Ad copy says - "It is also ideal for straight-line flat water and open ocean paddling."
One reviewer says - "Great fin for open water and keeping a straight line. Really keeps board on course going downwind or upwind, lots of stability in the waves, but because of the length it does have more drag to it and it's not good for shallow areas."
Fin has a 4.3 base x 11.1 depth at 51 sq in. Looks to be a deep fin that provides directional stability. It seems fins that provide stability and tracking - have an offset of less speed and slower turning. This one may catch weeds as well. Could be that guy just simply likes this fin for his riding style and is really used to it.
I have to agree with you Eagle this fin is not a Sup fin. Thought I would share from Swaylocks 10 years ago a fin called the Spitefire for Surfing. Interesting!!!!http://www.swaylocks.com/groups/spitfire-fin-solo-pb-larry
10 years ago #1
Last seen: 1 year 5 months ago
So there was a fin that caught my eye a couple months ago:
Because I'd been reading about tip drag etc. with all the talk about carbon hoops, Roy's fins, Oneula's Wavegrinder...
So Solo sent me this fin:
Made by Larry in this factory (see how many threads can come together?):http://www.swaylocks.com/...orum.cgi?post=323606
And this is how I feel about it, after surfing it once in pretty nice south swell waves, about chest high...
This fin can handle angles way beyond my abilities.
I put it all the way back in a box (that was already only 5" away from the tail) of a 10'1 longboard. Tail about 14", soft rails, tail rocker in an accelerated curve up to about 4". Its a composite board, only about 15 lb.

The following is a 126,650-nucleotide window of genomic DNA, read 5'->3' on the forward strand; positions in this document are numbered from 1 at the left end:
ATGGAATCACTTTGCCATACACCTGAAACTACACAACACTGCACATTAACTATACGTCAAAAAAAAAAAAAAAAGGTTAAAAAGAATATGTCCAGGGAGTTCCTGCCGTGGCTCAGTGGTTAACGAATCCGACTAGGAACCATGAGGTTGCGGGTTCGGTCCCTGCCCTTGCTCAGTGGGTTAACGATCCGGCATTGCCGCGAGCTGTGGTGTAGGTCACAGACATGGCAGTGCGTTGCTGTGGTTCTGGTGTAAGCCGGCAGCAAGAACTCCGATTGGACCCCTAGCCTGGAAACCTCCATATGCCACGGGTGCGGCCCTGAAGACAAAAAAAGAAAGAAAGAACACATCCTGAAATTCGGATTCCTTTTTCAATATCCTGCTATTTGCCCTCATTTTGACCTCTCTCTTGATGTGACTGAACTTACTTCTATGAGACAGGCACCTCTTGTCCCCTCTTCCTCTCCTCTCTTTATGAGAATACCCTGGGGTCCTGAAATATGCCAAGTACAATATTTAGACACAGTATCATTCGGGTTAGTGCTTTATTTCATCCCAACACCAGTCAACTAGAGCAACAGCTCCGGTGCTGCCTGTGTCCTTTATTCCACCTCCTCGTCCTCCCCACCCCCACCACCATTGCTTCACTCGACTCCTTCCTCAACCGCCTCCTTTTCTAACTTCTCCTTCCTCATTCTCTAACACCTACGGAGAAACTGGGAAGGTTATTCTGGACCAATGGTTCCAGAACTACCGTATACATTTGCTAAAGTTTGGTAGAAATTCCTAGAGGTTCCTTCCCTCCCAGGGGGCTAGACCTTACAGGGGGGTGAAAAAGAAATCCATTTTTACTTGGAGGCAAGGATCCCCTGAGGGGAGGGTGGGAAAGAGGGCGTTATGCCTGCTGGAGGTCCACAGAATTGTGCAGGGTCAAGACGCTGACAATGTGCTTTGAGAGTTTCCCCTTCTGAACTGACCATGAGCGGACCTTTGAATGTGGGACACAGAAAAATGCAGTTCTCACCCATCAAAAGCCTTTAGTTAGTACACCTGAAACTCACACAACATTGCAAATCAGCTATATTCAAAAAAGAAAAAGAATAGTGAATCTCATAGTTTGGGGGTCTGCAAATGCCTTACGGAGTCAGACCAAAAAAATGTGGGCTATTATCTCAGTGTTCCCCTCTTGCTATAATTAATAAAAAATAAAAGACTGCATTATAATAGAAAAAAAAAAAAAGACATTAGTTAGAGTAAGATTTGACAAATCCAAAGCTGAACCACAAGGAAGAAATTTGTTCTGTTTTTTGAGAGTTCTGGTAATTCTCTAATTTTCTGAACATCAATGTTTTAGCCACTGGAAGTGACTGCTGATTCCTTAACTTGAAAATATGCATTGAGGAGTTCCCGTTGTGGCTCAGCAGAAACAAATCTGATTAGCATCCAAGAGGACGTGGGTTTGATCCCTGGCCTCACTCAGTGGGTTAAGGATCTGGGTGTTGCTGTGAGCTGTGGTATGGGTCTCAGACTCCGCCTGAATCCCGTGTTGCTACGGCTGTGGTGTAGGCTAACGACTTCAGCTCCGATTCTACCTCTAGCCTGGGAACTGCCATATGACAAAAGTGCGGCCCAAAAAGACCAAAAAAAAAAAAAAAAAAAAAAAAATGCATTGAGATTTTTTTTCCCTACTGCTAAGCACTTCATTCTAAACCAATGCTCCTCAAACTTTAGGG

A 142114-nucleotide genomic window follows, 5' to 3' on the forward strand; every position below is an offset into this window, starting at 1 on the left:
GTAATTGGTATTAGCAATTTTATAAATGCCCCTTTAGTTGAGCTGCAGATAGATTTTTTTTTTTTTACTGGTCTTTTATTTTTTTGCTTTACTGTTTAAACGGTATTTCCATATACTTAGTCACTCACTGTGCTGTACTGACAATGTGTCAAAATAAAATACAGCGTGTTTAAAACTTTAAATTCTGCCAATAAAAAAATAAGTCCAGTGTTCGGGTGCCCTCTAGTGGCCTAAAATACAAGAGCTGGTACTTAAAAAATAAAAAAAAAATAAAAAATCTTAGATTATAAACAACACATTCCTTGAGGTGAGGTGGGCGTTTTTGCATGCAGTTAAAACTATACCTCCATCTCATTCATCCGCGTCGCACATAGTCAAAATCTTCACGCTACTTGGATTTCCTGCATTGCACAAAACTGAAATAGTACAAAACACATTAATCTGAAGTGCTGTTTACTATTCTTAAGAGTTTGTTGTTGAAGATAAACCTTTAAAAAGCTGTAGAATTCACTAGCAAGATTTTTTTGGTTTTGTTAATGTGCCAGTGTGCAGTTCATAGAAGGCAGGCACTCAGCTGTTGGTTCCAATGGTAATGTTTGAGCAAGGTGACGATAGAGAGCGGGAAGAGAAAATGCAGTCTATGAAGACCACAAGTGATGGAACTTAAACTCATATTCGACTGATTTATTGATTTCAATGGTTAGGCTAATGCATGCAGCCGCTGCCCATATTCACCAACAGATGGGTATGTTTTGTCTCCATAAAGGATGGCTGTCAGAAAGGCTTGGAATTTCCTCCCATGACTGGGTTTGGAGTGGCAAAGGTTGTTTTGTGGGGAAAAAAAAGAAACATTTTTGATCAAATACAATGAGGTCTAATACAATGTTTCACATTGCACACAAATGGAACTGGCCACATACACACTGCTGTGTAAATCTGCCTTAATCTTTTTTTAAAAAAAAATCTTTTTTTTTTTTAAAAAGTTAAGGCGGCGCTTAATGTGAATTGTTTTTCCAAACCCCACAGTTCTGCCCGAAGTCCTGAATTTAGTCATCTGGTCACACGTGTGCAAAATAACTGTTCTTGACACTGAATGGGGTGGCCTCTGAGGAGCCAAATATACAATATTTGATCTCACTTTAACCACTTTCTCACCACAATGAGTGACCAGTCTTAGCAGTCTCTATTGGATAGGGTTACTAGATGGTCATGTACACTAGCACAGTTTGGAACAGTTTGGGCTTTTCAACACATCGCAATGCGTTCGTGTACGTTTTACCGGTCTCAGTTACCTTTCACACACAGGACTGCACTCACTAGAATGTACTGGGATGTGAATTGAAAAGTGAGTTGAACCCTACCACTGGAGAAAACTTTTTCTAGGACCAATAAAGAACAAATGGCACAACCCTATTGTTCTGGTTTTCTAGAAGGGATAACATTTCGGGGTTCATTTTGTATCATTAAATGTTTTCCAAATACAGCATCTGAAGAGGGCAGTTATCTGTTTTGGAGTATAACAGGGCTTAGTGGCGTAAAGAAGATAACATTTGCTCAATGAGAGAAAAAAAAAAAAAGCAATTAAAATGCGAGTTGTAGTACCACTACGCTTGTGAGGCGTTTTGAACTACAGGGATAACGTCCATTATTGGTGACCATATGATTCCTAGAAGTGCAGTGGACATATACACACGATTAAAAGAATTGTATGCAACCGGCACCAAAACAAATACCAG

First wave I dropped into, I was 10' behind a section. But before I even had a chance to adjust my feet, I was popping out onto the shoulder. Had to drop a big kick stall to keep from outrunning the wave altogether.
And it was much the same on the next dozen waves.
I'm not kidding around or blowing smoke because I spent money - it was really all that. Kick stalls were the norm, probably had to throw one on 4 out of every 5 waves I caught today. My buddy Michael was saying how fast I was squirting out from behind the sections. There was even this dreadlocked guy who's always sitting inside, waiting to jump on when people can't make the section, and he had to keep pulling back when he could see that I was going to make it.
If this is what reduced ( or no?) tip drag is all about, then I want more.
Its funny: I'm a beginner kiteboarder. With a kite & light wind, you have to learn that keeping the kite moving creates more 'apparent wind' for the leading edge of the kite, making it seem to fly faster and therefore, create more lift. This fin felt just like a kite - on the big waves (like high wind), I could trim it out, park it, and go light speed. On the mushier waves, if I kept it moving - sine waves up & down, just like a kite - it would push faster & faster. Other fins, when the waves mush, you can push them but at a certain point it becomes academic.
How many more can you make?
Edit: BTW, in case anyone was waiting for a review of the other fin combinations possible with that board... I've also tested the board twice with the Griff-type 5-fin setup, 4 equal 4" front & back side fins, and a 3" center. Its good off the bottom, faster & more stable in trim than I expected, rollercoasters nicely, but hangs up in the top of the wave a little, like it would rather hold a high line than hit high & come back down. Takes more effort than I thought it would to redirect downwards.
Next up (if I can bring myself to take out the Spitfire fin) is a quad, like Robin recommended (in the photo above), with the upright 4.5" fronts, raked 4" rears, so I can pivot off the fronts & drive off the back.
Now, all I need is some more waves.